I do a lot of things I shouldn’t when it comes to running. I run too many races for a start (10 marathons and above in 12 months, whoops) and I sometimes run on a niggle when I know I shouldn’t. But running every day without a rest – that’s not something I can get on board with.

This is the time of year when the runstreak becomes a thing. Hashtags appear on social media encouraging people to run every day for a month. While I’m all in favour of getting more people running more often, encouraging beginners and helping people learn to love running – this is not the way. It’s neither a sensible approach to training or a way to build a sustainable habit.

Now there are some people who run every day for more than a year. Good for them. Ron Hill has been running every day since December 1964. You can’t help but be impressed by that. Well done Ron.

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But just because Ron Hill does it, it doesn’t mean it’s a healthy way to approach running for the masses. Ron Hill may be in his 70s now, but he’s a professional athlete – he was the second man to break 2:10 in a marathon, he was European marathon champion and he held world records across several distances. The man has form and years of sensible training in his legs.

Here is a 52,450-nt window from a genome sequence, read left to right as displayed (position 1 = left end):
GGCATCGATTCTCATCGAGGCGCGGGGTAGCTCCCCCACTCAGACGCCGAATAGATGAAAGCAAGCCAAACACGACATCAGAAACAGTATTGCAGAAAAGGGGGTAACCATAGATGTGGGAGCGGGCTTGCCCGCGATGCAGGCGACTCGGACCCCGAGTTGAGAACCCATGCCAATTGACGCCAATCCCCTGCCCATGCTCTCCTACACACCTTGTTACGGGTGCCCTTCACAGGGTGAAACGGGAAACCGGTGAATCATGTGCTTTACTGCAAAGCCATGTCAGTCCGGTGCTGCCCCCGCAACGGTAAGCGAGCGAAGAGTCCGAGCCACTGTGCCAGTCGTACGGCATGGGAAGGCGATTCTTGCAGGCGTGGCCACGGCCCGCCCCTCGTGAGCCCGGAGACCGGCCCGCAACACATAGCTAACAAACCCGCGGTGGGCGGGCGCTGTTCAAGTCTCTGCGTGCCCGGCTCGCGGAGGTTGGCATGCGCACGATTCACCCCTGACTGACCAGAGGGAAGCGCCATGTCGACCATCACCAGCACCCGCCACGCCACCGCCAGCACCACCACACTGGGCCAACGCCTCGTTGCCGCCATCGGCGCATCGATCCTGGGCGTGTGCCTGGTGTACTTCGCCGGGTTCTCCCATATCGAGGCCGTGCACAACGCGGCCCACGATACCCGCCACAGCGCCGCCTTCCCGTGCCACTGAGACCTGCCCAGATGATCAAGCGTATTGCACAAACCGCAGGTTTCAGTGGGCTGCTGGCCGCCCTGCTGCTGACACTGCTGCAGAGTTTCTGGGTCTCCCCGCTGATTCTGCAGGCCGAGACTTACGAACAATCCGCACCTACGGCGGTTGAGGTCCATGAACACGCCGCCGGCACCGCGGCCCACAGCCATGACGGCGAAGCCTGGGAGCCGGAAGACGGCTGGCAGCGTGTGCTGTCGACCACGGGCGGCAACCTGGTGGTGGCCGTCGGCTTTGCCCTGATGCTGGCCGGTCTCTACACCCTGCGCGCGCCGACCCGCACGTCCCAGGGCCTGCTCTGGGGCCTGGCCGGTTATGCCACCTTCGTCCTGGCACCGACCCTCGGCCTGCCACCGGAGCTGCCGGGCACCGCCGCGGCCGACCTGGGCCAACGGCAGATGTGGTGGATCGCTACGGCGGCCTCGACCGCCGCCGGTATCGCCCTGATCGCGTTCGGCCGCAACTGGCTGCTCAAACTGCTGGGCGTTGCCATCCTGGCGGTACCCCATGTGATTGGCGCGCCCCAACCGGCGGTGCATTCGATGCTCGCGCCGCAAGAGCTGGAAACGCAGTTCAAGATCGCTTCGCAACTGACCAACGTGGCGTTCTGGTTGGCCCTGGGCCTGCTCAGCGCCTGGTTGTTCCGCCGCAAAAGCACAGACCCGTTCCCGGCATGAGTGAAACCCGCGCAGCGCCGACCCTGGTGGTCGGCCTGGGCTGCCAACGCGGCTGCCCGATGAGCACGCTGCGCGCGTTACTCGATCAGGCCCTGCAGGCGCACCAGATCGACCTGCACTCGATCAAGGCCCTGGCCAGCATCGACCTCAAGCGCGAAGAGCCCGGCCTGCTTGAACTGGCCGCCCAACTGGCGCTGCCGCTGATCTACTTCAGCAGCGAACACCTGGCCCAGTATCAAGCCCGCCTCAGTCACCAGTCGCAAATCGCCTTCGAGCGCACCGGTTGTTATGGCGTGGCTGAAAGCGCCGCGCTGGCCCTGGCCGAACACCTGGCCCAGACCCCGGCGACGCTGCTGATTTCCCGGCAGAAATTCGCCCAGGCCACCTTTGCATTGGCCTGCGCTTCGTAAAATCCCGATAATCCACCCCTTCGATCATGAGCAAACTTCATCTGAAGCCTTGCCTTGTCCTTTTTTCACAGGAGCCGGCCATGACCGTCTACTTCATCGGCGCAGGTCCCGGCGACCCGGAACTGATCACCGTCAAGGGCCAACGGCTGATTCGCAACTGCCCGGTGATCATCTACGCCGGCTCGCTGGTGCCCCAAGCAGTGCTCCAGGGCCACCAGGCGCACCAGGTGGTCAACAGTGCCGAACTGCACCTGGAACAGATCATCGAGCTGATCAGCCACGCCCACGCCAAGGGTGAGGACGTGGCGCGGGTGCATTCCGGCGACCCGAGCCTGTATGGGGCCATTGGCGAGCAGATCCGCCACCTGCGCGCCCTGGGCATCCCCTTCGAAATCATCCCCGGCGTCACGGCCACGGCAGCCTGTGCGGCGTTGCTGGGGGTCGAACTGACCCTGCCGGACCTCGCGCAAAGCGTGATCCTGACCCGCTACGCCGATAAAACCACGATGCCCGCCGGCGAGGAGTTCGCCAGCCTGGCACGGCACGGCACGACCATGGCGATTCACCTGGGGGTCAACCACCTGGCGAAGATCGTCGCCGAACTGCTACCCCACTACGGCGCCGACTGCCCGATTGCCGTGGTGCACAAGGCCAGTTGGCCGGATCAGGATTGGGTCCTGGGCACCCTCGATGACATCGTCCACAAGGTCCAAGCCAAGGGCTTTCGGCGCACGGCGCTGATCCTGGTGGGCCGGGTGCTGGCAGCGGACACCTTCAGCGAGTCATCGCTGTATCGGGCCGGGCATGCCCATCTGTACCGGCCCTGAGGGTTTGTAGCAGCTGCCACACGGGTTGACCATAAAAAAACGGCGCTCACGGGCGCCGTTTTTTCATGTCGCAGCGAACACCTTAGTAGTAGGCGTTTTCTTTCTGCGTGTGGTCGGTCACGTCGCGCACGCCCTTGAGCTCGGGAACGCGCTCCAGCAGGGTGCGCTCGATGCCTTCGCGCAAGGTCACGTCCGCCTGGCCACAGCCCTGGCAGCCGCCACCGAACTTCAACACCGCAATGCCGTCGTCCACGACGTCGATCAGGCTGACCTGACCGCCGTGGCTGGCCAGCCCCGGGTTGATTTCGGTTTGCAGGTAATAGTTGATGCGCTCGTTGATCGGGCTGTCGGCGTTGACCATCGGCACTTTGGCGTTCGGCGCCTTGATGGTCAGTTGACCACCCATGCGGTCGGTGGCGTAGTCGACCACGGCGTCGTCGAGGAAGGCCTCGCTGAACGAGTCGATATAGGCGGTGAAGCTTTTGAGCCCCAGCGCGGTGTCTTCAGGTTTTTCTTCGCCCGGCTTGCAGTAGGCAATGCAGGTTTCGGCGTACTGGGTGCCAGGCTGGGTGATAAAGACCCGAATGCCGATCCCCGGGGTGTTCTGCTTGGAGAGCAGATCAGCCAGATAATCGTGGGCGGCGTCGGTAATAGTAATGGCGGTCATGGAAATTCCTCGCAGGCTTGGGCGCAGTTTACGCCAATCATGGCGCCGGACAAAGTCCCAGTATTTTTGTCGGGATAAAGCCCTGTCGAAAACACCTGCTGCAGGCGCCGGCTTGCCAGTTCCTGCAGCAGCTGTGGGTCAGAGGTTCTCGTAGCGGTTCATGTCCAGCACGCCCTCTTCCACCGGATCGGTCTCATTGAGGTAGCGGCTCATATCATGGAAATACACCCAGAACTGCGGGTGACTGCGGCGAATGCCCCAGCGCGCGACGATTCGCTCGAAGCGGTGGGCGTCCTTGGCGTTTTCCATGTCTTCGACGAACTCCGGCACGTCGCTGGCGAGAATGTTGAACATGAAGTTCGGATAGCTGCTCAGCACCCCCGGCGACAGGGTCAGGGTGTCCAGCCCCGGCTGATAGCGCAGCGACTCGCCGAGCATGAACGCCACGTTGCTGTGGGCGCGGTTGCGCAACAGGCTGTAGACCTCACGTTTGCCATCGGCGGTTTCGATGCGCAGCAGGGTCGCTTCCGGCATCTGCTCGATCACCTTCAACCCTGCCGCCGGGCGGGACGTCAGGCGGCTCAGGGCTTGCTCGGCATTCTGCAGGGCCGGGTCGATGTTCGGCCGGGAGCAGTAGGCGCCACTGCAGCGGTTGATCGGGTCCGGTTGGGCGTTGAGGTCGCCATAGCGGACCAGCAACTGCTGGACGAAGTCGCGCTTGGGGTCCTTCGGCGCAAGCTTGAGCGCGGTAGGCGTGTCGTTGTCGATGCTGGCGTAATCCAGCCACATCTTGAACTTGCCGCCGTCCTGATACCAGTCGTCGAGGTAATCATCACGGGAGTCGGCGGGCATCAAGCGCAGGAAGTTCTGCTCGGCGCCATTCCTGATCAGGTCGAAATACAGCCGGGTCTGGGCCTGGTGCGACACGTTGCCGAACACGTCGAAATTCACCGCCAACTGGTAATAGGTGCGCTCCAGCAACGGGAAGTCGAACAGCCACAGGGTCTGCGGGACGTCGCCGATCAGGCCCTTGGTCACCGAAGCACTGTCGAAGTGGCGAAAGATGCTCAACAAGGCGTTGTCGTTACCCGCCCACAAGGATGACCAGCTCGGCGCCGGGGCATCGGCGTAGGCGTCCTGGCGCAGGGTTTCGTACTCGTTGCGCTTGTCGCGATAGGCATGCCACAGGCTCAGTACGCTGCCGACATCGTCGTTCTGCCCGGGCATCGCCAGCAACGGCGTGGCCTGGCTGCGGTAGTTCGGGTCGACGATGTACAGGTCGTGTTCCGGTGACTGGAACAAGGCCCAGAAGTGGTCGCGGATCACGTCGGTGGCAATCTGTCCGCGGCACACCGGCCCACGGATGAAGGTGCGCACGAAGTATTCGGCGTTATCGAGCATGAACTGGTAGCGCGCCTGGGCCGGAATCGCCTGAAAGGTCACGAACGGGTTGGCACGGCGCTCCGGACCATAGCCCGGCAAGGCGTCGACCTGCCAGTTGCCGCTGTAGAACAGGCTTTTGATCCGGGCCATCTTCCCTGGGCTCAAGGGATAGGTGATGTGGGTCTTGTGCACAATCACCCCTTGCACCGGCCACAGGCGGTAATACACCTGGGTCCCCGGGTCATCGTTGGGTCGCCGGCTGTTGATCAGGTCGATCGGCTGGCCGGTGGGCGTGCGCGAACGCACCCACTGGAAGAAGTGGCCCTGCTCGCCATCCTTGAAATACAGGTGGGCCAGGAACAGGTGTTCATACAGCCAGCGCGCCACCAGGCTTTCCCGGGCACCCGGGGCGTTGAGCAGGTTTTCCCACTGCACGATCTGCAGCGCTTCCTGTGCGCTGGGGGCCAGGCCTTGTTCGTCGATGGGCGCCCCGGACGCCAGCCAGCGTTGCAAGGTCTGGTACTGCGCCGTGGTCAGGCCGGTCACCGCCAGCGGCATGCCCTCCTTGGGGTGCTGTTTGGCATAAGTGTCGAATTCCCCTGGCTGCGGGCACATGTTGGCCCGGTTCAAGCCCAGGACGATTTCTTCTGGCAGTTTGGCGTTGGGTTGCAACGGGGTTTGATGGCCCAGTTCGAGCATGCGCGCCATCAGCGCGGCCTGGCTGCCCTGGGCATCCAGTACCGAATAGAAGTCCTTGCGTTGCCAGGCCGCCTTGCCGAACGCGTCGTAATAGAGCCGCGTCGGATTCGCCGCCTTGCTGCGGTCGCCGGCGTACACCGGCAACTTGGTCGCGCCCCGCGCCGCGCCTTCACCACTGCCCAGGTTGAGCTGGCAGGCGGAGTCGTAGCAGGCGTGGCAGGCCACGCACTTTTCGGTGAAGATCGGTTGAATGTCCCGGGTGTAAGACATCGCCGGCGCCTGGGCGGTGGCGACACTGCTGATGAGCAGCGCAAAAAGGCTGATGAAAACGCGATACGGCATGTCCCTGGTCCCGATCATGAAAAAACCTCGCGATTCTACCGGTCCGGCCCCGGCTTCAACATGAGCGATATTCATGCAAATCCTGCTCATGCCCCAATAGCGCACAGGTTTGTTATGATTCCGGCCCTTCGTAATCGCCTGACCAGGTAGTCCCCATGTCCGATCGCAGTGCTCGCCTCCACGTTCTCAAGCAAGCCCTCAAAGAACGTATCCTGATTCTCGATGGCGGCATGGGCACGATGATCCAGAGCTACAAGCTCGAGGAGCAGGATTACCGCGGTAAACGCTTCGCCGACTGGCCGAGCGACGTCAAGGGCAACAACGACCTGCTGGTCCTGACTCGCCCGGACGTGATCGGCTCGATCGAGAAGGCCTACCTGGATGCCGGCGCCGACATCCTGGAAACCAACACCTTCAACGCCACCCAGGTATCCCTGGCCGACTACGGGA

I believe that training should be individual, and tailored to the athlete. It should be flexible and not rigid and prescriptive. Encouraging people to run every day is none of those things.

By committing to run every day and not give your body time to recover, you’re signing yourself up for an increased injury risk. You’re making running a chore and something that you HAVE to do – which won’t help it become more enjoyable. And when the time comes that you miss a day – because most people will at some point – you’re likely to stop altogether.

Many people are motivated by making a commitment and declaring publicly that thy’re going to do something. Of being part of something. So sign up for a group or a club and commit to training with them. Sign up to a race and commit to a plan.

If you’re a beginner, declare that you’re going to run three times a week, or complete a 5k by Christmas (you totally have time by the way). For the rest of us, October, November and December are a time to chill out. This is the off-season for most of us who have been training for races throughout the summer. I know a lot of people don’t like to take a break from running, but a break is exactly what you need. It’s a time to allow your body to recover, repair and get stronger.

I have plans for the winter. I’m going to get back to swimming – I’m aiming to go twice a week. I’m going to do yoga more regularly and I’m going to write myself a strength program and get strong in the gym. I’m committing to things that will make me a better, stronger runner, and I definitely won’t be running every day.